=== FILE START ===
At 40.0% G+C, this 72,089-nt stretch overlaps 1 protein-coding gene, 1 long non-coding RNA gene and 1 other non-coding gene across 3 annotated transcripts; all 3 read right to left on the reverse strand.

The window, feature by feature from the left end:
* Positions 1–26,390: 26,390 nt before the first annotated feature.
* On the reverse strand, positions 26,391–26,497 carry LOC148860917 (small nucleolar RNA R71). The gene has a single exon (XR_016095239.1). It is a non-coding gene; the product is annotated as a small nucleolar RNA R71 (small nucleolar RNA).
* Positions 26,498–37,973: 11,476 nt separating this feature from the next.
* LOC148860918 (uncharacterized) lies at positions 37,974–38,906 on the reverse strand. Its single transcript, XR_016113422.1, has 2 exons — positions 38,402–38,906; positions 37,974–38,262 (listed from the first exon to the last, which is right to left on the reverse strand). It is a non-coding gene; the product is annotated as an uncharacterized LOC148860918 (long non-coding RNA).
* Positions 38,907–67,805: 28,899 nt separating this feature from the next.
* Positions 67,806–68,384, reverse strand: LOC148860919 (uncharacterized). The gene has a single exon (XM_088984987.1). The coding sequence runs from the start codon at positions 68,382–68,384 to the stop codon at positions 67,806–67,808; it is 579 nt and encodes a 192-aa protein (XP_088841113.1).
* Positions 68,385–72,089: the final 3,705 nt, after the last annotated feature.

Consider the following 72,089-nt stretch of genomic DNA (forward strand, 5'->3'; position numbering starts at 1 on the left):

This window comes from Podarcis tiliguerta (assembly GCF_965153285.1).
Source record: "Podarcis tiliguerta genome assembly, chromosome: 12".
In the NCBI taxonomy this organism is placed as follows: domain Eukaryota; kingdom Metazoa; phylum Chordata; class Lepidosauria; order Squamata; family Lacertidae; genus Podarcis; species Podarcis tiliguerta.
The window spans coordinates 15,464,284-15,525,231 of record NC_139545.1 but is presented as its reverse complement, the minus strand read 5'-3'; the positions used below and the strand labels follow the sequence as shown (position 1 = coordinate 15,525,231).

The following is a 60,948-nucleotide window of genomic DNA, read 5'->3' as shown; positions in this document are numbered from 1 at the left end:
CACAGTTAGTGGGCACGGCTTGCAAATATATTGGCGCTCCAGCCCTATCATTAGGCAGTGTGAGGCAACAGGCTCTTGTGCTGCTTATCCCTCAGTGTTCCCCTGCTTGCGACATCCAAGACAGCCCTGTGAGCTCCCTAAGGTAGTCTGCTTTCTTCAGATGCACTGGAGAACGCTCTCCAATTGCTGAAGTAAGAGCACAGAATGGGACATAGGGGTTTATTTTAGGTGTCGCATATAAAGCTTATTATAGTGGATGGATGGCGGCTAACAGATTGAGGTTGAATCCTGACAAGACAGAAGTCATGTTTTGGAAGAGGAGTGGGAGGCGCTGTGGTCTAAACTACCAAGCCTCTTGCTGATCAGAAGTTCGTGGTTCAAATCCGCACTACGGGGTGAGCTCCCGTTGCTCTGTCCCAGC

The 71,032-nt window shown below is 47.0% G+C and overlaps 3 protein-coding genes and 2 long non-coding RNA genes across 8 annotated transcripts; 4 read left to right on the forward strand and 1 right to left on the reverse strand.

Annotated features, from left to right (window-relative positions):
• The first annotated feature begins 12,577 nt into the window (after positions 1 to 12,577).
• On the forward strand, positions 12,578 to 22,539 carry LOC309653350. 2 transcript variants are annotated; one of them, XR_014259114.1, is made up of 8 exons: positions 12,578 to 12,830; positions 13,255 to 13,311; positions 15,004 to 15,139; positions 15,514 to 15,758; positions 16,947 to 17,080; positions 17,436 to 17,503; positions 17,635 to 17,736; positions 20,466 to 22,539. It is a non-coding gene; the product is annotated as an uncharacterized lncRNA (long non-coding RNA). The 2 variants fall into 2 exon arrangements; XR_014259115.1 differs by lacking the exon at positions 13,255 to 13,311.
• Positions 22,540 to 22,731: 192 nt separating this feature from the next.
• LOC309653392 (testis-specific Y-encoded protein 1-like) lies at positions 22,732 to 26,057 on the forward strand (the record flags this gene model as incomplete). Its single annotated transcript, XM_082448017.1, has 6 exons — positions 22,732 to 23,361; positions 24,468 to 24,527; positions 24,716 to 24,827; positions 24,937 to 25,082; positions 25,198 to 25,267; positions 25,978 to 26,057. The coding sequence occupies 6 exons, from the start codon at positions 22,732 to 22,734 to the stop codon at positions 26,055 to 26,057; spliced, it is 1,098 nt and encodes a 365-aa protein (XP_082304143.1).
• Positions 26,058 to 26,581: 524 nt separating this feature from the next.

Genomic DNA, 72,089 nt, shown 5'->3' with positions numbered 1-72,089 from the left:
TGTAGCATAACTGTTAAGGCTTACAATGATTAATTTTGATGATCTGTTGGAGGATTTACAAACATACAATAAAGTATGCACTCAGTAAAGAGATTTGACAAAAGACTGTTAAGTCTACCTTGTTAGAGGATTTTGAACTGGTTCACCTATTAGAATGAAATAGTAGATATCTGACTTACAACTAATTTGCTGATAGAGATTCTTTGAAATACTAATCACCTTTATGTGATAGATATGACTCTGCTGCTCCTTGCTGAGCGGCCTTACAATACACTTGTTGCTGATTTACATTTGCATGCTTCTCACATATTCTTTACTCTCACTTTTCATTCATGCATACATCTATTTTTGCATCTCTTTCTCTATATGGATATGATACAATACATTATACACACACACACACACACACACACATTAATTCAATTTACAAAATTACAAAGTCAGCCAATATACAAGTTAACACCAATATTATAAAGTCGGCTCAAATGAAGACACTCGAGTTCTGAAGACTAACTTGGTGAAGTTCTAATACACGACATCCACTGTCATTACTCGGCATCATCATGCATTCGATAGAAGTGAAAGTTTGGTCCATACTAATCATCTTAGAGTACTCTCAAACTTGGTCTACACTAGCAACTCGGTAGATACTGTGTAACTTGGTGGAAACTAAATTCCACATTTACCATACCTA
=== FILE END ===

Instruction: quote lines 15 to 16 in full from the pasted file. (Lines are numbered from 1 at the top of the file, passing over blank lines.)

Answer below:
The following is a 60,948-nucleotide window of genomic DNA, read 5'->3' as shown; positions in this document are numbered from 1 at the left end:
CACAGTTAGTGGGCACGGCTTGCAAATATATTGGCGCTCCAGCCCTATCATTAGGCAGTGTGAGGCAACAGGCTCTTGTGCTGCTTATCCCTCAGTGTTCCCCTGCTTGCGACATCCAAGACAGCCCTGTGAGCTCCCTAAGGTAGTCTGCTTTCTTCAGATGCACTGGAGAACGCTCTCCAATTGCTGAAGTAAGAGCACAGAATGGGACATAGGGGTTTATTTTAGGTGTCGCATATAAAGCTTATTATAGTGGATGGATGGCGGCTAACAGATTGAGGTTGAATCCTGACAAGACAGAAGTCATGTTTTGGAAGAGGAGTGGGAGGCGCTGTGGTCTAAACTACCAAGCCTCTTGCTGATCAGAAGTTCGTGGTTCAAATCCGCACTACGGGGTGAGCTCCCGTTGCTCTGTCCCAGC